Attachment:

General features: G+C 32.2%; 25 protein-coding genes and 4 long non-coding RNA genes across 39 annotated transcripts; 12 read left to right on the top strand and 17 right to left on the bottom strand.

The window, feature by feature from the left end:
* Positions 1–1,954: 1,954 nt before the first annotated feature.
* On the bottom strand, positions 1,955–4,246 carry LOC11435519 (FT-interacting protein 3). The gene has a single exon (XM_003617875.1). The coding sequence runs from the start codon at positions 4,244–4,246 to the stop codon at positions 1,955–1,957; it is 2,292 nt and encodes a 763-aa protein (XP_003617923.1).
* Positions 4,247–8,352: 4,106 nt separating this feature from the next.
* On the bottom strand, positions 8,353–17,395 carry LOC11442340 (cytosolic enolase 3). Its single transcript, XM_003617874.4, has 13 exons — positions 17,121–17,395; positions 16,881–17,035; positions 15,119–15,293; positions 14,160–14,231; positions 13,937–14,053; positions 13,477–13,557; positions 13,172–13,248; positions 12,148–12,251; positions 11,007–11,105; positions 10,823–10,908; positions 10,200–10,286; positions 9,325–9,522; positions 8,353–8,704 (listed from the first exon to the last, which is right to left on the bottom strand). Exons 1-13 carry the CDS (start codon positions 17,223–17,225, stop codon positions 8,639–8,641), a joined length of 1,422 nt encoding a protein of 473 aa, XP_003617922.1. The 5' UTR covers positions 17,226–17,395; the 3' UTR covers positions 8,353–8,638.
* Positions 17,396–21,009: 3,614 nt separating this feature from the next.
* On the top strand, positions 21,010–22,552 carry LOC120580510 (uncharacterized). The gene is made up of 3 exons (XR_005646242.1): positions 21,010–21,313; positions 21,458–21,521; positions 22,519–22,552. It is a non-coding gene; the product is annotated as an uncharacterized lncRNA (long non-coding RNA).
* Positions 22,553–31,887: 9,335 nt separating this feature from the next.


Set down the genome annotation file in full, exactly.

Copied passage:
General features: G+C 32.2%; 25 protein-coding genes and 4 long non-coding RNA genes across 39 annotated transcripts; 12 read left to right on the top strand and 17 right to left on the bottom strand.

The window, feature by feature from the left end:
* Positions 1–1,954: 1,954 nt before the first annotated feature.
* On the bottom strand, positions 1,955–4,246 carry LOC11435519 (FT-interacting protein 3). The gene has a single exon (XM_003617875.1). The coding sequence runs from the start codon at positions 4,244–4,246 to the stop codon at positions 1,955–1,957; it is 2,292 nt and encodes a 763-aa protein (XP_003617923.1).
* Positions 4,247–8,352: 4,106 nt separating this feature from the next.
* On the bottom strand, positions 8,353–17,395 carry LOC11442340 (cytosolic enolase 3). Its single transcript, XM_003617874.4, has 13 exons — positions 17,121–17,395; positions 16,881–17,035; positions 15,119–15,293; positions 14,160–14,231; positions 13,937–14,053; positions 13,477–13,557; positions 13,172–13,248; positions 12,148–12,251; positions 11,007–11,105; positions 10,823–10,908; positions 10,200–10,286; positions 9,325–9,522; positions 8,353–8,704 (listed from the first exon to the last, which is right to left on the bottom strand). Exons 1-13 carry the CDS (start codon positions 17,223–17,225, stop codon positions 8,639–8,641), a joined length of 1,422 nt encoding a protein of 473 aa, XP_003617922.1. The 5' UTR covers positions 17,226–17,395; the 3' UTR covers positions 8,353–8,638.
* Positions 17,396–21,009: 3,614 nt separating this feature from the next.
* On the top strand, positions 21,010–22,552 carry LOC120580510 (uncharacterized). The gene is made up of 3 exons (XR_005646242.1): positions 21,010–21,313; positions 21,458–21,521; positions 22,519–22,552. It is a non-coding gene; the product is annotated as an uncharacterized lncRNA (long non-coding RNA).
* Positions 22,553–31,887: 9,335 nt separating this feature from the next.